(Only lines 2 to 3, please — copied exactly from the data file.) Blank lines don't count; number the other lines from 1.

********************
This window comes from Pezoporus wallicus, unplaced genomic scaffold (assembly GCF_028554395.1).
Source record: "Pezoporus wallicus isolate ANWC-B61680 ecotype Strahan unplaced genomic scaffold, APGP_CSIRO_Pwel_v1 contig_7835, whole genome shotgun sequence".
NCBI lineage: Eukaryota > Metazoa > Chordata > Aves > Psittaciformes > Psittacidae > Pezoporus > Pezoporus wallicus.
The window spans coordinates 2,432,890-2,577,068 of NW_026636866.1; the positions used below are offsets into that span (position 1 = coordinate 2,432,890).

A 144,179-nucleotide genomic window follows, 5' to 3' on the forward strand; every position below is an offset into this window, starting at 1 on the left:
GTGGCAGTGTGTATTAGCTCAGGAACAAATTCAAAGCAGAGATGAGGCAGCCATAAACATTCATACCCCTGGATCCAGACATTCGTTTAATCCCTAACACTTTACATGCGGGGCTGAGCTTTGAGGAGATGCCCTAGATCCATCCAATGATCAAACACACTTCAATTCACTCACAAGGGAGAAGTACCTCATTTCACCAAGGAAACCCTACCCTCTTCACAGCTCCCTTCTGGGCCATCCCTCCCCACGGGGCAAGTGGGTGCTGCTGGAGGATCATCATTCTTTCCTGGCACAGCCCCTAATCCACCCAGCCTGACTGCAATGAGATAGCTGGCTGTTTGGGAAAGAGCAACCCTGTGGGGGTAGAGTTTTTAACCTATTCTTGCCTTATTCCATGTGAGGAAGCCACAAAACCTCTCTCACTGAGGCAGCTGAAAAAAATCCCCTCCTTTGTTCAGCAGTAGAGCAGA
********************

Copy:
Source record: "Pezoporus wallicus isolate ANWC-B61680 ecotype Strahan unplaced genomic scaffold, APGP_CSIRO_Pwel_v1 contig_7835, whole genome shotgun sequence".
NCBI lineage: Eukaryota > Metazoa > Chordata > Aves > Psittaciformes > Psittacidae > Pezoporus > Pezoporus wallicus.